« on: Yesterday at 10:06:39 pm »
--Part 2 because I'm working on a larger piece this will be part of. Part 1 hasn't been posted anywhere--
America is, and has always been, a nation with a sharply fractured identity. Born during the years of the Enlightenment, a period of rapid scientific advancement and rekindled but overly romantic ideas about the golden age of classical democracy, the Founders of the American experiment set out to enshrine very extreme (for the time) ideas about government and political power in their new Republic. Fervent subscribers to the precepts of Classical Liberalism, they proclaimed that "all men are created equal" and that governments are instituted by "deriving their just powers from the consent of the governed". These are still inspirational ideas even today, even if they are barely understood anymore by most people -- including most of the leaders who seek and obtain elected office.
Of course, at the same time that these flowery words were being put to paper and inspiring a revolution in the name of democracy and the Enlightenment, America was also a country that relied socially and economically on the morally and physically repugnant institution of slavery. This is not news to anyone, and it is a topic covered in greater detail and with greater nuance elsewhere; but it is important when considering the character of the United States. We have always been, from long before the very inception of the ideas that would give rise to our Republic, an essentially schizophrenic nation defined largely by the deep and at times unbridgeable canyon separating our stated intentions and our actual practices.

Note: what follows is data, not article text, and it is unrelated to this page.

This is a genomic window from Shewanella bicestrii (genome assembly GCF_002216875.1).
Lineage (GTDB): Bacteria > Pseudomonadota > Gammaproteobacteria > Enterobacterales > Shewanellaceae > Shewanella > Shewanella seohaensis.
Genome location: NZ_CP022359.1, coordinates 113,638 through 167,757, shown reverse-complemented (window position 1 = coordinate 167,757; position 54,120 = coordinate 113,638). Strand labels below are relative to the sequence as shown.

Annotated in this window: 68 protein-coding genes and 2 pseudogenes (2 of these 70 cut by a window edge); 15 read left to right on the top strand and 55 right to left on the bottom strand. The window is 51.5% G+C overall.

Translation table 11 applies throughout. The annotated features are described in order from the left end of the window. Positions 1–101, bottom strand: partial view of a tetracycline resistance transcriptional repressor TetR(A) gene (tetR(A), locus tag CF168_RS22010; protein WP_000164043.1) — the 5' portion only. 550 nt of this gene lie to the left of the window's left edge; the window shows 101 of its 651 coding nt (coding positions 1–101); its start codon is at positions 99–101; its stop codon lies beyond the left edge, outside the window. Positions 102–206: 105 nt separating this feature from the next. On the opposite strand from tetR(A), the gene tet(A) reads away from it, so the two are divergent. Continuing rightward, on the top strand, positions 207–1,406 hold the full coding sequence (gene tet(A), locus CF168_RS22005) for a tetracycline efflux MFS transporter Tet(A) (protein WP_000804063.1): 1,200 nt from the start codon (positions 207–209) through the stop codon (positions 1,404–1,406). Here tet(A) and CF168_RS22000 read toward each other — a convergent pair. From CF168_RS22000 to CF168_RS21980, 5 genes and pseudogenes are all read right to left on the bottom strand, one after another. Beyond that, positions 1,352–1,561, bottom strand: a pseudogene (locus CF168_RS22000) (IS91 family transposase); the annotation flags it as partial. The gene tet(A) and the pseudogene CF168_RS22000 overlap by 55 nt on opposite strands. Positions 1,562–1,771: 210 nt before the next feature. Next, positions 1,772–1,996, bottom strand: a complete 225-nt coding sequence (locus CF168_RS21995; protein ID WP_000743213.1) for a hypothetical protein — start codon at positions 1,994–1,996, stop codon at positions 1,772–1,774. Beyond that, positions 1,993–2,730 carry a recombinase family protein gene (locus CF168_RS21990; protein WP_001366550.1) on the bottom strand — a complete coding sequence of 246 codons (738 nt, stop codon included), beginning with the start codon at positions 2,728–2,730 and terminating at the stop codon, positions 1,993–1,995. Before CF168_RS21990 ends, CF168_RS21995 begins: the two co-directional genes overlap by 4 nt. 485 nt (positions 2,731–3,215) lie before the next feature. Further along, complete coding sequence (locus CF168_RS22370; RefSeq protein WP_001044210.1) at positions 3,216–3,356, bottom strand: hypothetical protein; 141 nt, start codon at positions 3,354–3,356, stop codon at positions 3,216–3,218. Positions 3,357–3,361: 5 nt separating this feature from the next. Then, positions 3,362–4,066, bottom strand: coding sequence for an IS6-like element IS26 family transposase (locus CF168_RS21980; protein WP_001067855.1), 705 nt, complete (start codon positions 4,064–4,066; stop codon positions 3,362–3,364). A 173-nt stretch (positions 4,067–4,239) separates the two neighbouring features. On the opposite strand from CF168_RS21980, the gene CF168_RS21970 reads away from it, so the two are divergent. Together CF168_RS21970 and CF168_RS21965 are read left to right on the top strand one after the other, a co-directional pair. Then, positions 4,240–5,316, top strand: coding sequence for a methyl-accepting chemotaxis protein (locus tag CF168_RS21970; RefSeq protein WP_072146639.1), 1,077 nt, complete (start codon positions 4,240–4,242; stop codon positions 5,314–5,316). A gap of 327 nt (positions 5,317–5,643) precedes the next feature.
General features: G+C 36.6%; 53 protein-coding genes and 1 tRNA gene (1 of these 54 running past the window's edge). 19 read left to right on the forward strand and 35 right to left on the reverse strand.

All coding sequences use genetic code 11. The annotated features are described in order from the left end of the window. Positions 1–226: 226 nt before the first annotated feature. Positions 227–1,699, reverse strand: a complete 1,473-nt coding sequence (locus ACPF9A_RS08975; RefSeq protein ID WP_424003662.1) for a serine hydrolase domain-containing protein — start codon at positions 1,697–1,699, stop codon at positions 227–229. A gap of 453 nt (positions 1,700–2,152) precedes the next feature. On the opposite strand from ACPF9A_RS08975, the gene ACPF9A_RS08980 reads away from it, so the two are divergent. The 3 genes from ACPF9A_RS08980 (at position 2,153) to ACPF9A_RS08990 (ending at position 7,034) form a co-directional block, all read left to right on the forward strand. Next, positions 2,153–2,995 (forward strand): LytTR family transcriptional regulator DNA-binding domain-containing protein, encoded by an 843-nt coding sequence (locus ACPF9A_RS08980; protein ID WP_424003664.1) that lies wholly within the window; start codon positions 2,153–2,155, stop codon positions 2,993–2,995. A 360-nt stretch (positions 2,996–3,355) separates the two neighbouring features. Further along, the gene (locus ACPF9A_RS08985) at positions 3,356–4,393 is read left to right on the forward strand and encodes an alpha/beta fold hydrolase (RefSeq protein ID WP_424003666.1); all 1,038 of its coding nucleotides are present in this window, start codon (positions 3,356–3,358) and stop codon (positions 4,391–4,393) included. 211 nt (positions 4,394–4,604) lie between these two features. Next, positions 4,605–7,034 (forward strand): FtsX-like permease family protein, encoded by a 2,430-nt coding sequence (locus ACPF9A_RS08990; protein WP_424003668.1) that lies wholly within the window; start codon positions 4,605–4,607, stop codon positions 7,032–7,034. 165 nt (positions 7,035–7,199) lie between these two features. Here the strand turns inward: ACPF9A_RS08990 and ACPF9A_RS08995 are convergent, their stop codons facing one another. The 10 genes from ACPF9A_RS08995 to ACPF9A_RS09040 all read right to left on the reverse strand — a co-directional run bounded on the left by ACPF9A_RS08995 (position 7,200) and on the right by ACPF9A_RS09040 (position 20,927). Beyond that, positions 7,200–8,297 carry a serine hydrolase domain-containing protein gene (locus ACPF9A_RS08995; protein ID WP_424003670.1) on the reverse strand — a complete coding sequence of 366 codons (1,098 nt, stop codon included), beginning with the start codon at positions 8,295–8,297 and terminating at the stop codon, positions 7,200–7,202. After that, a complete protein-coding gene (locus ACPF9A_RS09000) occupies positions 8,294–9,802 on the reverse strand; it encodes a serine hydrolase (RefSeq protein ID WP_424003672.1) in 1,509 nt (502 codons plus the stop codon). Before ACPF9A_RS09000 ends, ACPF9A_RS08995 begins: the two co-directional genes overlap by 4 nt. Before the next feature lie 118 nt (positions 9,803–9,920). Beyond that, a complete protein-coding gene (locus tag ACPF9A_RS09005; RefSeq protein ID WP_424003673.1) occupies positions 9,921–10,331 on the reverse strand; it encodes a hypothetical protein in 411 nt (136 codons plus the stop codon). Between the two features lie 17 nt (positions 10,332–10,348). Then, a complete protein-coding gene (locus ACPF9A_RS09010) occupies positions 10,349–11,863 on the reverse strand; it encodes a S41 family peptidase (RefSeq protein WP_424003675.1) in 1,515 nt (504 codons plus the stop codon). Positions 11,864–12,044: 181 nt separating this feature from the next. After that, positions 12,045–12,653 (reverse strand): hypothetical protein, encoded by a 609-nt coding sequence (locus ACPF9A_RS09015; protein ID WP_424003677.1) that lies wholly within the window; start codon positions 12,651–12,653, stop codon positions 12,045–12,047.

We tend to gloss over this divide and coat it with as much sugar as we can manage. Obviously, there is no denying the Civil War that shredded our country in the 1860s and left its own indelible cultural marks and resentments. We often portray American history as an essentially forward-facing arrow in which the evils of slavery reached an untenable fever pitch in 1861, but that the Civil War was somehow the final word on the matter. After that, we imagine, we put our demons behind us with the North's victory over the South, the ensuing Constitutional amendments abolishing slavery, and harsh years of Reconstruction. But we have done generations of Americans an immense disservice by allowing ourselves to see history in that simplistic way.
In reality, America has never really recovered from that fundamental struggle. Honestly, America can never really "recover" from that struggle, because the arguments which led to the Civil War are the engine that powers American culture and defines the American psyche. Squabbles over "States' Rights", the propriety of discrimination, the role of government in social order, and numerous other questions remain unanswered. And they will probably always remain unanswered, not only because they are difficult questions but because our eternal struggle to answer them despite our inability to do so is the bedrock on which the American personality is based. The tug-of-war between our irreconcilable differences powers the engine of American progress and ingenuity.